Last Days Of The Florida Condo Bust Bargains

Robert Walsh

In 2005, Victor Vangelakos was one of the first buyers at the Oasis in Fort Myers, Florida. The development of two condo towers with 400 units on the Calahootchie River was built to rival the majestic and expensive high-rises on Miami's Biscayne Bay. The developer envisioned five towers with 1,000 condos, a clubhouse, theater, marina and restaurants that would transform Fort Myers into one of Florida's premier living destinations. Everything about the project was done first class and pre-construction prices ran from about $350,000 to over $1 million, a fair deal in the then booming Florida condo market. 

When Mr. Vangelakos bought his unit for $430,000, Oasis was well on its way to selling out. Many units sold to speculators who expected to flip the units for a quick profit once the buildings were complete. But when the project was finished in 2008, the Florida condo market had crashed and almost all of the early buyers walked away from their contracts. By 2009, Mr. Vangelakos was the only person living at Oasis' first tower. He complained about the bird nests in the nearby empty condos and that it was “kind of scary at night.” According to the Lee County Property Appraiser’s office, the value of Mr Vangelakos condo plunged 75 percent by 2010. The developer's idea of building three more towers was soon abandoned.  

Victor is still an owner at Oasis, but after five years of huge price cuts, an auction and converting some units to rentals, Oasis is now down to less than 40 unsold units and prices have started to go back up. In fact, the entire Fort Myers housing market is recovering from years of foreclosures and price reductions. According to the Greater Fort Myers Realtors Association, median home prices increased almost 30 percent in 2012 and new home starts have jumped over 40 percent from 2012 to 2013. Fort Myers home inventory is down to about five months, its lowest level in eight years. is a national real estate website that has been tracking Florida condo sales since the market began to collapse in 2006. According to Robert Walsh, the websites project director, Florida prices went up over 100% from 2000 to 2005 in much of the state, only to crash about 50% over the next five years. Walsh said that the peak opportunity for buying a Florida condo bust bargain was early 2011, and that many of the developers who still had empty units started to raise prices in late 2011.  He said the leftover bargains are mostly in Central and South Florida where sales at several buildings were shut down during the worst of the downturn. Their website has a list of the remaining Top 10 Florida condo discounts and closeouts at But he warns that the end is near. Walsh predicts that almost all the Florida condo bust bargains will be gone by the end of 2014.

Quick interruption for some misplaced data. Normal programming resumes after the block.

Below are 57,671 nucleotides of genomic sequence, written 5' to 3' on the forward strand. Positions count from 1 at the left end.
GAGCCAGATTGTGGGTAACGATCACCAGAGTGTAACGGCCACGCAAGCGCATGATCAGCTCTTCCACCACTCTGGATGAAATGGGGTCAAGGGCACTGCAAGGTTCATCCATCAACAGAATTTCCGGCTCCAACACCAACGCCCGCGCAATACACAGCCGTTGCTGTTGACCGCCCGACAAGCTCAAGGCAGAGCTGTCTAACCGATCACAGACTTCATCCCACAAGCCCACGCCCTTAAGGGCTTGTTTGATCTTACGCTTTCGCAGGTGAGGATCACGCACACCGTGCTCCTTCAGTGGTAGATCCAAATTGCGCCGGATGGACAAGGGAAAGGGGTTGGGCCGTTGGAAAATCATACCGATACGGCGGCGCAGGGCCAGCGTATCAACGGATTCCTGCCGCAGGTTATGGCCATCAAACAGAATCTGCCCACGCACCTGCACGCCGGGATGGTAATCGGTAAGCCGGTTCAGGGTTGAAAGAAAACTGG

The entire Florida housing market is humming these days. According to the Florida Realtors Association, state wide condominium prices are up almost 22 percent since July, 2012.  With many of the 75 million baby boom generation reaching retirement age and internationals looking at the Sunshine State as a safe and affordable investment, future real estate prices will likely be much higher. According to a 2012 analysis by the real estate website Trulia, seven of the top ten United States metropolitan areas that generate online home searches are in Florida, including the top four spots.

Florida is famous for its real estate booms and busts that date back to the 1920s when prices could double and triple in a matter of weeks, only to crash when prices became so high that no one could afford them. Home price predictions are a lot like betting in Las Vegas, but with an improving economy, nice weather, lots of water, low taxes and reasonable prices, Florida's real estate market, now at 2002 price levels, is probably headed back to its peak years of 2004 - '06.

A number of new Miami condo projects have started construction, but prices are expensive ranging from about $300,000 for a studio apartment with no view up to $32 million for a new penthouse at Porsche Design Tower, where an elevator will transport owners' cars up to their living rooms.  Other than Miami, there has been very little home construction since the bust. Nothing substantial will be coming to the market for at least a few years when some experts believe prices could be twice as much as today's market. Michael Spiers is the president of Spiers Realty in Pompano Beach and specializes in waterfront residential property.  Spiers predicts that in a couple of years, people will again be standing in line for a chance to buy a new Florida oceanfront condo. Just like in 2005.

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